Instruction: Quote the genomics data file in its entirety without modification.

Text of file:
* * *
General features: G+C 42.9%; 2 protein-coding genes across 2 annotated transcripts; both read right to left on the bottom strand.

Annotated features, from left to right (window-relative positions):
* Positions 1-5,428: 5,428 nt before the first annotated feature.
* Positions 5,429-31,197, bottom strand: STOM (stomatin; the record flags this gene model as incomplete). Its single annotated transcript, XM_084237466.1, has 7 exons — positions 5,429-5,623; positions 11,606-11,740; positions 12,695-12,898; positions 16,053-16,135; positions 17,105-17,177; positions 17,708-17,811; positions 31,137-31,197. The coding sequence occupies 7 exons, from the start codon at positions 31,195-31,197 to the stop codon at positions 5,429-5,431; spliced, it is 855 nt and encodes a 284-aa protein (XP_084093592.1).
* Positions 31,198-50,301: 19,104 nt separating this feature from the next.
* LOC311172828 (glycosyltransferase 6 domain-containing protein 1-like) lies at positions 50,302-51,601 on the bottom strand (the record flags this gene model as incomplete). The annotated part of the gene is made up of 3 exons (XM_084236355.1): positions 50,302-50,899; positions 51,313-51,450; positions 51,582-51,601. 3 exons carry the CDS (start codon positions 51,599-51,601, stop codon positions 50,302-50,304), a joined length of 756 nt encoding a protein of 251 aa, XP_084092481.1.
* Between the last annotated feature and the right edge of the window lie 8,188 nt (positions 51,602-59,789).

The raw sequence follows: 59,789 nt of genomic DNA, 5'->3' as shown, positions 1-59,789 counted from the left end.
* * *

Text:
General features: G+C 42.9%; 2 protein-coding genes across 2 annotated transcripts; both read right to left on the bottom strand.

Annotated features, from left to right (window-relative positions):
* Positions 1-5,428: 5,428 nt before the first annotated feature.
* Positions 5,429-31,197, bottom strand: STOM (stomatin; the record flags this gene model as incomplete). Its single annotated transcript, XM_084237466.1, has 7 exons — positions 5,429-5,623; positions 11,606-11,740; positions 12,695-12,898; positions 16,053-16,135; positions 17,105-17,177; positions 17,708-17,811; positions 31,137-31,197. The coding sequence occupies 7 exons, from the start codon at positions 31,195-31,197 to the stop codon at positions 5,429-5,431; spliced, it is 855 nt and encodes a 284-aa protein (XP_084093592.1).
* Positions 31,198-50,301: 19,104 nt separating this feature from the next.
* LOC311172828 (glycosyltransferase 6 domain-containing protein 1-like) lies at positions 50,302-51,601 on the bottom strand (the record flags this gene model as incomplete). The annotated part of the gene is made up of 3 exons (XM_084236355.1): positions 50,302-50,899; positions 51,313-51,450; positions 51,582-51,601. 3 exons carry the CDS (start codon positions 51,599-51,601, stop codon positions 50,302-50,304), a joined length of 756 nt encoding a protein of 251 aa, XP_084092481.1.
* Between the last annotated feature and the right edge of the window lie 8,188 nt (positions 51,602-59,789).

The raw sequence follows: 59,789 nt of genomic DNA, 5'->3' as shown, positions 1-59,789 counted from the left end.